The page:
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Vigan in the Philippines awarded with best management practice in World Heritage

The beautiful Spanish colonial city of Vigan in Northern Luzon  Island (Philippines) has been acknowledged  by UNESCO as a model of best practices in World Heritage site management. A proud achievement for the small city, one of Southeast Asia’s most charming historical place.

VIGAN/KYOTO – The Historic Town of Vigan (Philippines), inscribed on the World Heritage List in 1999, has been recognized as a model of best practices in World Heritage site management, at the occasion of the 40th anniversary of the World Heritage Convention. The distinction is to be officially announced and a certificate is due to be presented to the Mayor of Vigan, Ms Eva Marie S. Medina, during the closing event of the celebrations of the 40th anniversary of the World Heritage Convention in Kyoto, Japan.

Vigan’s successful and sustainable management has been achieved with relatively limited resources, which should make it adaptable to sites in all countries; the local community is well integrated into many aspects of the sustainable conservation and management of the property; and a multi-faceted approach to the protection of the site has been developed.

Recognizing and rewarding best practice in World Heritage site management on the occasion of the 40th Anniversary of the World Heritage Convention was called for by the World Heritage Committee at its 35th session in Paris, France in 2011. Twenty-three countries participated by sending in proposals for 28 World Heritage sites, both cultural and natural. Submissions were reviewed by a selection committee mandated by the UNESCO World Heritage Centre.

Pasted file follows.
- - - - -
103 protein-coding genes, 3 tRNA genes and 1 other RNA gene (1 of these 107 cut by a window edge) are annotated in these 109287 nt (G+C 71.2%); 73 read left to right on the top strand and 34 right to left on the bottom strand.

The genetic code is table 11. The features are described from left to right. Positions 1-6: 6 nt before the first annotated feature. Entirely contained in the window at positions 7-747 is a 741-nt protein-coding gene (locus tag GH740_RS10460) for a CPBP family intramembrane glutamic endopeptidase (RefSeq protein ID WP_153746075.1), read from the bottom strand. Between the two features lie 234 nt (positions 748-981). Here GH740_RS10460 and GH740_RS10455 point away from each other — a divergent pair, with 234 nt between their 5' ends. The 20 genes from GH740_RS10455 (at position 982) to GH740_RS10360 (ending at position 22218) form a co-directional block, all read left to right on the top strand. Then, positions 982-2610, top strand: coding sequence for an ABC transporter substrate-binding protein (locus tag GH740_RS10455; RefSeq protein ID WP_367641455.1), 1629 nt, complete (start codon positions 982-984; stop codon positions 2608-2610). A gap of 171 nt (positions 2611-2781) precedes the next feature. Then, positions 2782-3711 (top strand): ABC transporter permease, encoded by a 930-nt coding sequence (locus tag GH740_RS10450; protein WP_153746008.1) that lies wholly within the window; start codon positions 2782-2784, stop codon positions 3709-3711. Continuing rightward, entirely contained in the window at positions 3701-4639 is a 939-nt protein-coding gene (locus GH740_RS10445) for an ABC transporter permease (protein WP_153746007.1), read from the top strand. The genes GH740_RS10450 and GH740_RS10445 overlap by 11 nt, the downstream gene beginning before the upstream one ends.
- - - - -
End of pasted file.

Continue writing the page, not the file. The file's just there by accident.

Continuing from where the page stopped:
Established in the 16th century, Vigan is the best-preserved example of a planned Spanish colonial town in Asia. Its architecture reflects the coming together of cultural elements from elsewhere in the Philippines, from China and from Europe, resulting in a culture and townscape that have no parallel anywhere in East and South-East Asia.

Vigan represents a unique fusion of Asian building design and construction with European colonial architecture and planning. Its architecture truly reflects its roots in both materials and design with its old haciendas, palaces and magnificent baroque-style churches.

The soft management approach to heritage protection helped Vigan to retain its entice authenticity. Subtle restoration of houses, done with the participation of locals, has helped not to turn the historical core into a “Disneyland-style” district as local people continues to live and work within the old city. A perfect example of preservation that could inspire other UNESCO World Heritage Sites in Asia and  deserved UNESCO’s special recognition.

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